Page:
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Bacon may be the new broccoli, but during World War I, the entire nation worked together to conserve certain foods for the war effort. Under the U.S. Food Administration, President Hoover designed a voluntary program that some called "Hooverizing," American civilians would modify their eating habits voluntarily so that more food was available for shipment overseas. With the slogan "Food Will Win the War," domestic food consumption was reduced 15 percent without rationing. In addition to helping the war effort, a resulting food surplus prevented a post-war famine in Europe.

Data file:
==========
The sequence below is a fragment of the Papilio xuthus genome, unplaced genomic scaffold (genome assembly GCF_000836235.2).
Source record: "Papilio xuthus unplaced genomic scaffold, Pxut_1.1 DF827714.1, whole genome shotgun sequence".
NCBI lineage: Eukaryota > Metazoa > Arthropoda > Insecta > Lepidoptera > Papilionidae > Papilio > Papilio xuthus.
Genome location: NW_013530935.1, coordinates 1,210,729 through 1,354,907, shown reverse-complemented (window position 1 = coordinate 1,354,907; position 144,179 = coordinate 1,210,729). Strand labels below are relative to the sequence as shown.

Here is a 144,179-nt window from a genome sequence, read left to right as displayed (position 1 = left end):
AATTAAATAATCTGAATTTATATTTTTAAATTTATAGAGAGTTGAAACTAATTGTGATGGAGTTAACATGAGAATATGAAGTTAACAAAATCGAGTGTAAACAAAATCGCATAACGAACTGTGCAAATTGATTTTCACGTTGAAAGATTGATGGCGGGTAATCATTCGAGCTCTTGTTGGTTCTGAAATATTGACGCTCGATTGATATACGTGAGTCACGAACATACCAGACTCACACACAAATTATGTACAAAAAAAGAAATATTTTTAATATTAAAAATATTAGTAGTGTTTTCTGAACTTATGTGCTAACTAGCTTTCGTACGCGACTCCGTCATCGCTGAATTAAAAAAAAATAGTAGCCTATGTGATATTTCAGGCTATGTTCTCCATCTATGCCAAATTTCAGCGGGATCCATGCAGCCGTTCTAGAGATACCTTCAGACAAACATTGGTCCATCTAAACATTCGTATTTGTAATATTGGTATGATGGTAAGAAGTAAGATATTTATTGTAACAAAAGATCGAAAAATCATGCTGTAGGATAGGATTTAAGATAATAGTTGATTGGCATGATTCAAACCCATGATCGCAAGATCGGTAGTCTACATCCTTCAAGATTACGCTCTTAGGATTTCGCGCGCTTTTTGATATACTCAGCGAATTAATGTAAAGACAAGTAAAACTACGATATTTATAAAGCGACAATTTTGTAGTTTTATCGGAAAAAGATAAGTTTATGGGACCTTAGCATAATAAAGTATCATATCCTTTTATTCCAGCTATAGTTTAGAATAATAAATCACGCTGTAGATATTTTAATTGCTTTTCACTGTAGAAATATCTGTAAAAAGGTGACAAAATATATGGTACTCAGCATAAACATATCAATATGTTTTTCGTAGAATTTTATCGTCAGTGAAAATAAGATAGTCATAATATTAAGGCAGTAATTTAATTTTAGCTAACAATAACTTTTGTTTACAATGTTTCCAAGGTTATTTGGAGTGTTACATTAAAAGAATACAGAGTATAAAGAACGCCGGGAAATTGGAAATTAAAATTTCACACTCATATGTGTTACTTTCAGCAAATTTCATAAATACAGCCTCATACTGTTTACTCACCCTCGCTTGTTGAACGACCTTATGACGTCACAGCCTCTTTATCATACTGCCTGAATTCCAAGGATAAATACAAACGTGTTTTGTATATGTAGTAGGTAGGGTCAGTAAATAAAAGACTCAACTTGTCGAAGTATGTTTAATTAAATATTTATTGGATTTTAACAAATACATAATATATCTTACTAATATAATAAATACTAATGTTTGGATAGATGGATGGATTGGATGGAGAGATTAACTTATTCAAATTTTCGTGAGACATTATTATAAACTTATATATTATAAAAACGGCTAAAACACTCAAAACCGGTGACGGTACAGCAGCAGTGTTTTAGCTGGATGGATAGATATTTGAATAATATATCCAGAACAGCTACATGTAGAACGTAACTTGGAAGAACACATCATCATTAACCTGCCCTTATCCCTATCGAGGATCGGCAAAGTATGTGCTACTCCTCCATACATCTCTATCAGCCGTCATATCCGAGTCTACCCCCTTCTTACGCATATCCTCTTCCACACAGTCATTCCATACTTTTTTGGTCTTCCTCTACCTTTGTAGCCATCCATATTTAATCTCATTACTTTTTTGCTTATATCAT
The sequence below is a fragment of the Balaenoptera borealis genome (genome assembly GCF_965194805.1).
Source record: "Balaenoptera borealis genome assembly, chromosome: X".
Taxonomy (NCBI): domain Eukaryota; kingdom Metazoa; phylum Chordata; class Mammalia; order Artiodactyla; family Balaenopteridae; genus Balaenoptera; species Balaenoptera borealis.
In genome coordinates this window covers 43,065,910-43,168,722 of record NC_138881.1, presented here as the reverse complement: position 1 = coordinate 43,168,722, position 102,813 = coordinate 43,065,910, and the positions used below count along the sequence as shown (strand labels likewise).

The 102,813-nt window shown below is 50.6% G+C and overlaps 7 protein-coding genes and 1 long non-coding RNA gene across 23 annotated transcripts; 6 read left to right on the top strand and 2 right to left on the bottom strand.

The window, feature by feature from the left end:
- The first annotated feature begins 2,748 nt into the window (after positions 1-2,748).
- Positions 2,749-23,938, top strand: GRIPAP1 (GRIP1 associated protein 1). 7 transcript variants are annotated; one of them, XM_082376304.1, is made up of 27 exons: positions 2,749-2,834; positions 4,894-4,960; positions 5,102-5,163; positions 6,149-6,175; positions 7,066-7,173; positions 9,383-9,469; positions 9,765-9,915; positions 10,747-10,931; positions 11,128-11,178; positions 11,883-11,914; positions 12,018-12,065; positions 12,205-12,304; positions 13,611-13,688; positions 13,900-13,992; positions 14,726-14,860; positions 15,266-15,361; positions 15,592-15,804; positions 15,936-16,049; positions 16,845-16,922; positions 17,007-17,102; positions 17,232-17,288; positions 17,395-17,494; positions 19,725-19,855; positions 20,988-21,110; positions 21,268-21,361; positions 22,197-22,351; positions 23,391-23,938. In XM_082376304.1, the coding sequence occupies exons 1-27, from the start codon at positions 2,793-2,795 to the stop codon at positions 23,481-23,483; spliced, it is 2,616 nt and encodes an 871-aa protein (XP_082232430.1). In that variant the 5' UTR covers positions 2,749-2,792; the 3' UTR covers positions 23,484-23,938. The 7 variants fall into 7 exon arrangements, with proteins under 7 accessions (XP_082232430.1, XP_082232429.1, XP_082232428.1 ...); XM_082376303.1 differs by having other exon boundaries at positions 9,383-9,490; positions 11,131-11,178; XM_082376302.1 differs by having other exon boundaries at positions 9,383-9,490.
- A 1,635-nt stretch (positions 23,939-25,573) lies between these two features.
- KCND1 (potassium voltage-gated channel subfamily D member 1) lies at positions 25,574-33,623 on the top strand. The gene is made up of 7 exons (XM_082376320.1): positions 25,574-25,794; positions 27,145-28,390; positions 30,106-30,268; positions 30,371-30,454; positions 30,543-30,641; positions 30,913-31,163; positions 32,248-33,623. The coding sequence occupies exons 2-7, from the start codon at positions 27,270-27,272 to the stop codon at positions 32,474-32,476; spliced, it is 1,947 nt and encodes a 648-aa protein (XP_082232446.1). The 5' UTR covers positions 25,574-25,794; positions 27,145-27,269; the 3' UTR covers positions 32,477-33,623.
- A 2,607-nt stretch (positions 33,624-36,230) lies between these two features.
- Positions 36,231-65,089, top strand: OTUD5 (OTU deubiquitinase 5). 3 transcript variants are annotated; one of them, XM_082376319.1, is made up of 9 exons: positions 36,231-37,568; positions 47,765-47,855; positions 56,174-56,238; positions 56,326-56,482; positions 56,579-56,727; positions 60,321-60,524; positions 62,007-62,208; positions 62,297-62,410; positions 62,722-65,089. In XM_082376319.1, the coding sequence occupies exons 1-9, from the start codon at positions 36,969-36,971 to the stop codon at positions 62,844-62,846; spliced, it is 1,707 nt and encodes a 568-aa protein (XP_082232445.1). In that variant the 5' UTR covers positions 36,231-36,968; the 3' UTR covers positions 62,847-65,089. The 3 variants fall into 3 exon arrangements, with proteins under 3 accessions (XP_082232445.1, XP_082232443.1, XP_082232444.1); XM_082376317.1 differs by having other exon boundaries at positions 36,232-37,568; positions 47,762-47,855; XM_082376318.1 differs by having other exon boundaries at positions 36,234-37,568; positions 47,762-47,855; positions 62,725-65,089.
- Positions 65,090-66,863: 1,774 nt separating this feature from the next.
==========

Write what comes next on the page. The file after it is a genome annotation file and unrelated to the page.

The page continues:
From Records of the U.S. Food Administration, Record Group 4, National Archives at Boston.

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